What Is a Basis Price?
A basis price is a price quoted for a security investment regarding its yield to maturity. A basis price is generally quoted for fixed-income securities, such as bonds.
A bond will have a pre-determined annual rate of return. This annual rate is the amount that the bondholder may expect to accrue in interest each year. Assuming that this interest is continually reinvested and that the bondholder does not sell the bond prematurely, the bond will eventually yield to maturity and earn the bondholder the full basis price.
Understanding Basis Price
The basis price lets potential investors know how much they can expect to earn on their investment, should they choose to purchase a given bond or security. This information is helpful because if a bond can be definitively said to earn 9 percent per year, an investor will immediately know if that rate is better than another investment which promises only 6 percent per year. If the price has a basis on the investment's current or future value, the investor would have to calculate the rate of return to compare it with another type of investment.
Basis Price in Commodity Futures
Basis price is also a term used commonly in trading commodity futures. Futures are speculative investments because no one can be 100% certain of what tomorrow will bring. Commodities include things like agricultural products, oil, and metals. These products trade as “futures,” based on the products’ anticipated future prices. The future price basis is on the commodity’s past price, as well as expectations of future market conditions. Also, anticipated instability is considered.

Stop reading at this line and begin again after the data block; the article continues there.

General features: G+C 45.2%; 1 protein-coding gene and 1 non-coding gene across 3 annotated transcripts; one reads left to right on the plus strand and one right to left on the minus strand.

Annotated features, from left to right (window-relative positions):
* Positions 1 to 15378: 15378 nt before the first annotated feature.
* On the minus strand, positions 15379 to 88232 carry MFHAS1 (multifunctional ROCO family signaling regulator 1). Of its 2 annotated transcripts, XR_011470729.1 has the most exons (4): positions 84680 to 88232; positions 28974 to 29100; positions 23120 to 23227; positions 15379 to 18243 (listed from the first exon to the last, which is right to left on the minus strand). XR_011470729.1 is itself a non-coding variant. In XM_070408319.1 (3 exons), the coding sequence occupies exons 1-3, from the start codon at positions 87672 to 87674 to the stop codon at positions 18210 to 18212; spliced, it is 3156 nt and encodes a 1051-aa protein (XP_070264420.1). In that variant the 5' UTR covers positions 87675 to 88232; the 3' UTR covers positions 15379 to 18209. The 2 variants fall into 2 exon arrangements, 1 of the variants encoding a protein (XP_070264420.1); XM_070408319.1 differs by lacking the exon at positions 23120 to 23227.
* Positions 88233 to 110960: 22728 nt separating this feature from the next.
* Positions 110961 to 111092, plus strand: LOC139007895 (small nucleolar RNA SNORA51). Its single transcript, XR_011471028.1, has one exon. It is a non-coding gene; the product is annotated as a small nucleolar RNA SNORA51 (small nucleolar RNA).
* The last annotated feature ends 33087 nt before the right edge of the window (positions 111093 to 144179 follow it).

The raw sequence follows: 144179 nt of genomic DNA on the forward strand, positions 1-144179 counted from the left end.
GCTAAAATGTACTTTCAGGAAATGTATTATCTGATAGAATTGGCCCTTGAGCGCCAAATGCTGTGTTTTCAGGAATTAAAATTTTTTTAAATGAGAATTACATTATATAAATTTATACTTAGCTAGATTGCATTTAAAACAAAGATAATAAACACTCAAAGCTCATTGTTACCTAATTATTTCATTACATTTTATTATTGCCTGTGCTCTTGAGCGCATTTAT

Because they are primarily speculative investment products, futures markets can be volatile. They take into account global market trends and conditions, but they cannot account for the particulars of smaller, individual markets. Thus, they cannot always predict future prices with high accuracy. It may be helpful to look at past prices, but they do not reflect future changes to the market. Market unpredictable can come from political situations, natural disasters, or other unforeseen events that affect the economy. Therefore, they are not very useful to someone who is trying to determine when to buy or sell futures.
To create a more stable base from which to buy and sell futures, investors established an equation that determines a basis price. The basis price for a commodity is equal to the local trading price for that commodity minus the futures price for it at a given time.
For example, if oil is currently trading locally at $100 per barrel, but has a futures price of $95 per barrel in December, the basis price for oil right now would be said to be $5 over December. That’s because the difference between the current local price and the price in December future is $5.